I told him, "Mix It Up is not crap. And even if it were crap, you shouldn't say it's crap. Now, be honest. You're enjoying Mix It Up, aren't you?"
"It's okay," he replied sullenly.
I didn't want to push my luck, so I took that as an enthusiastic endorsement of the sixers' project and wandered off to discuss the new Potter movie with kids at the next table.

Monday, November 21, 2005

The Letter

While I was gone, the sixers performed plays for the little kids about the Mix It Up lunch project. As they worked on their zines and stories this morning, I read to them from a stack of thank you letters written by the smaller kids. When I got to a letter with the words, “Thank you for doing the plays. I can’t wait for Mix It Up at lunch because I do not have any friends,” the sadness of the letter startled me and I’m ashamed to report that I started laughing uproariously. The sixers just shook their heads at me as I tried to pull it together. My whole life I’ve had a problem with laughing at inappropriate moments and I explained this to the sixers. One supported me with the kind words, “It’s nervous laughter. That can happen when you're uncomfortable.”
“Exactly. Thanks for understanding,” I replied, suppressing more chuckles as I looked at the letter again, which was written in rainbow colors. The sixers never quite got back to work after the incident. I had no one to blame but myself of course and I wondered once again if someone like me really belonged in the teaching profession.

Sunday, November 20, 2005

The Cabs

Pittsburgh suffers from a paucity of taxis. I discussed this with the Pittsburgers to try to figure out what could be done. Many of them have considered starting up their own cab companies. Others shared practical strategies for making sure others do not steal your cab. Even the cab drivers acknowledged the problem, telling us, "Teachers, you will not be getting a cab tonight. Face it, teachers."
Come on Burgers, huddle up and let's figure something out here.
Other than the cab debacle and drama, NCTE was much fun, with incredible talks to attend and many old friends to visit and chat with. Next year...Nashville.

Wednesday, November 16, 2005

The Poster

A teacher asked me to check out one of the posters my classes had placed all over the school about Mix It Up day next week. I assumed that the poster would say something horribly inappropriate as I followed the other teacher to view it, but when I got to it, it brought me much mirth and merriment! The sixer had written an advertisement that would make anyone excited about the Mix It Up project:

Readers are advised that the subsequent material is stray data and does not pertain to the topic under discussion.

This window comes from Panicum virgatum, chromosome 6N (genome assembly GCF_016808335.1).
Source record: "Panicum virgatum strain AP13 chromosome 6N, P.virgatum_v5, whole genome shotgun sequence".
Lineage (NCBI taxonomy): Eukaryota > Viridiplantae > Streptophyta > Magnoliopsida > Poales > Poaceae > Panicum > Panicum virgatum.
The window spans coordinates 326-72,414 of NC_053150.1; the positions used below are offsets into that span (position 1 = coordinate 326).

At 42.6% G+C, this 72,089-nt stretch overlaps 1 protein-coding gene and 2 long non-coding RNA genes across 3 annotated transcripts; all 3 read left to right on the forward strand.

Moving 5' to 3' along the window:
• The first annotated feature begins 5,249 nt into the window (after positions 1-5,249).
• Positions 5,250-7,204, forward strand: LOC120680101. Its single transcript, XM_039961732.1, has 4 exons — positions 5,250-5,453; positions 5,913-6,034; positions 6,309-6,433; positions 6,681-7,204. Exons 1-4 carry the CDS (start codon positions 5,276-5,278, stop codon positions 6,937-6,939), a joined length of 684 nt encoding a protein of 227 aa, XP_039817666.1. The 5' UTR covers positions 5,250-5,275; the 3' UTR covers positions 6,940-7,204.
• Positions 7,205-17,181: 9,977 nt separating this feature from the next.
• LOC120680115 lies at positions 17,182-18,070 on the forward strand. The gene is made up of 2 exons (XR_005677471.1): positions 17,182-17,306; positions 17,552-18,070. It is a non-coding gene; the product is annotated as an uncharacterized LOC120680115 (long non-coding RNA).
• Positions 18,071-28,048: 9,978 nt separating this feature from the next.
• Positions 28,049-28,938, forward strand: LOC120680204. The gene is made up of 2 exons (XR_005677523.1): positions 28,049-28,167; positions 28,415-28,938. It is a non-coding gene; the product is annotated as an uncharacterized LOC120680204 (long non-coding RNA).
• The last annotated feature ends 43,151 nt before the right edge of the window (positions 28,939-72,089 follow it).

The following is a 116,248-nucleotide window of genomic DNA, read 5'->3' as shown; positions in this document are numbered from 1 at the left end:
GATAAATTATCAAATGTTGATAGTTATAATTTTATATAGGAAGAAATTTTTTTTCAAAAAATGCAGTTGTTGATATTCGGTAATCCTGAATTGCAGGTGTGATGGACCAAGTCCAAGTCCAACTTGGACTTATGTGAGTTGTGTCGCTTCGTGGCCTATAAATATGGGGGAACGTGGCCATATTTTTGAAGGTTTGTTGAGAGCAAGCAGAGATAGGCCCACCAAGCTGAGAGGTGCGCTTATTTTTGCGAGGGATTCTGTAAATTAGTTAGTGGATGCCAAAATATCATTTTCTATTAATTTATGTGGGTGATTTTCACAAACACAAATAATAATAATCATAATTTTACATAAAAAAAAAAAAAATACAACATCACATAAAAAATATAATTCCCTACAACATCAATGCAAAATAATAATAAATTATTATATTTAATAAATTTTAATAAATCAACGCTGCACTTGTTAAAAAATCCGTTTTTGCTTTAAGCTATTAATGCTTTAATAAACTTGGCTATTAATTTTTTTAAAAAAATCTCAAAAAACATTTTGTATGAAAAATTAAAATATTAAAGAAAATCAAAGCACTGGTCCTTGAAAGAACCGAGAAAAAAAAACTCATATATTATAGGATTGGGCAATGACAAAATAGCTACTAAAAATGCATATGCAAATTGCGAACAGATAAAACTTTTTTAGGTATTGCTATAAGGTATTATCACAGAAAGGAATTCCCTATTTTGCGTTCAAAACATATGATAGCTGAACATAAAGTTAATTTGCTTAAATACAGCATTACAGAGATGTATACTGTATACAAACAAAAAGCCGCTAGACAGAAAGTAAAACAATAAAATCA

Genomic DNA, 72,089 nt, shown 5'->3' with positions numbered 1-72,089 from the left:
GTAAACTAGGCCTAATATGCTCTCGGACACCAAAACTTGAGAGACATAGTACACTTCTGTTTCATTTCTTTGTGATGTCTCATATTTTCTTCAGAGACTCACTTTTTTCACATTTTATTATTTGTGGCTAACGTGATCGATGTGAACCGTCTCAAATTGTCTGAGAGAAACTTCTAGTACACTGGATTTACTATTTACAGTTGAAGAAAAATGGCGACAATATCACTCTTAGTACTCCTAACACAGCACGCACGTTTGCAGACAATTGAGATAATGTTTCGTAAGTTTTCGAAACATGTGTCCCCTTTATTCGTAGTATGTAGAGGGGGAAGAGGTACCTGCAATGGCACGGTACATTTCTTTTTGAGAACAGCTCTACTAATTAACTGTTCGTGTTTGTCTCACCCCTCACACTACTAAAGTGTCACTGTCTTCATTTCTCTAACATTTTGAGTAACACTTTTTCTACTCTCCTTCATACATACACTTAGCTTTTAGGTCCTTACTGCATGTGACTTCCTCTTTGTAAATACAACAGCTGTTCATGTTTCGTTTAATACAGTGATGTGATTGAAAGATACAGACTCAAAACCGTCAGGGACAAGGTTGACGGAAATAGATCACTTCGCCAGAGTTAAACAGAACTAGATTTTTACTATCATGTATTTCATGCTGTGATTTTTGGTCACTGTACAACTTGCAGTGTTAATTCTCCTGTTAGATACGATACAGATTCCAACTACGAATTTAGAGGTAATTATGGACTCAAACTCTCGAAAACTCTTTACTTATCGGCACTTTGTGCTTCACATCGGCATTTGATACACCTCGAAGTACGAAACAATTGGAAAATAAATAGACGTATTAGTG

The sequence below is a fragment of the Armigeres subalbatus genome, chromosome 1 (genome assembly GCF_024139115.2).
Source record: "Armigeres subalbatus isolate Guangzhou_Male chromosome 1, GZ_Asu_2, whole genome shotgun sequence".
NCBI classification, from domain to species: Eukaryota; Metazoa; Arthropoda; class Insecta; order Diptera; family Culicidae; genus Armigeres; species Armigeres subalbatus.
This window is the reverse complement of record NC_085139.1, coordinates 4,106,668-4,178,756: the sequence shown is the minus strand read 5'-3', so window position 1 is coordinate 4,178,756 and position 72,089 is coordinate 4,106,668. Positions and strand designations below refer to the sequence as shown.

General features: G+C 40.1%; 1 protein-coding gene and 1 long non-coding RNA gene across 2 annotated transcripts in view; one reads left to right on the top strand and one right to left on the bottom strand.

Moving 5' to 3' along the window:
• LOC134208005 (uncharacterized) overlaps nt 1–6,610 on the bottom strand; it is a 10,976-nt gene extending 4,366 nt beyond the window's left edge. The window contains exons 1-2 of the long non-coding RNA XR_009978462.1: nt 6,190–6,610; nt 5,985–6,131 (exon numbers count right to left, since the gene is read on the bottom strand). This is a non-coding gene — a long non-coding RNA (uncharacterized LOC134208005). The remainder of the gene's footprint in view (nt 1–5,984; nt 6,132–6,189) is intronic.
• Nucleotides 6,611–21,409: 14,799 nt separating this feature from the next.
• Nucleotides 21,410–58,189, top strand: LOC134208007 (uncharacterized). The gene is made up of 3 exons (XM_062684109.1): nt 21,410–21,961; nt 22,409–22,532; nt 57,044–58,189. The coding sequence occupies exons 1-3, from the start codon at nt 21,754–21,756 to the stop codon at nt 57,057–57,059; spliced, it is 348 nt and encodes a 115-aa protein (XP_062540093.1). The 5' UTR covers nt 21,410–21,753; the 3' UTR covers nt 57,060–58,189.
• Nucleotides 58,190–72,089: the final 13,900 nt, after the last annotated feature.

Mix It UP! Have you ever sat with anyone you dislike? Well on November 22, you will be! You will be sitting with people you don’t ever sit with. So be prepared.

Tuesday, November 15, 2005

The Fugitive

#1 son’s been talking about some guy named Crazy Craterson every day for many months now. Whenever we want #1 to finish some homework or go to bed or find his shoes, he asks us, “Have you heard about Crazy Craterson? He grew up on the streets of Pittsburgh. All alone, except for his dog Waffles.” I asked # 1 for some info about how I might track Crazy Craterson down on the upcoming Pittsburgh trip. #1 just laughed and shook his head, “Crazy’s been hunted down by the C.E.O.’s of companies for years. He’s a fugitive and there’s no way he’ll be showing his face anywhere you’d run into him.” I’m disappointed, but I may ask around anyway.

Monday, November 14, 2005

The Pretending

I freak out when I'm preparing a talk. I know I'm going to do it, and everyone else expects it. Before I put my butt in the chair to get the talk worked out, I email everyone on the planet to remind them that I need reassurance. Sometimes I ask for prayers and candle lighting. Any help that is offered, I take. The reassurance and assistance come rolling in as the afternoon wears on, and the talk is slowly shaped into presentability. Later, after the talk, I don't remember the freaking out part. I wish everyone else would forget it too. Let's just pretend.
Foto credit: Emmanuelle's Mom.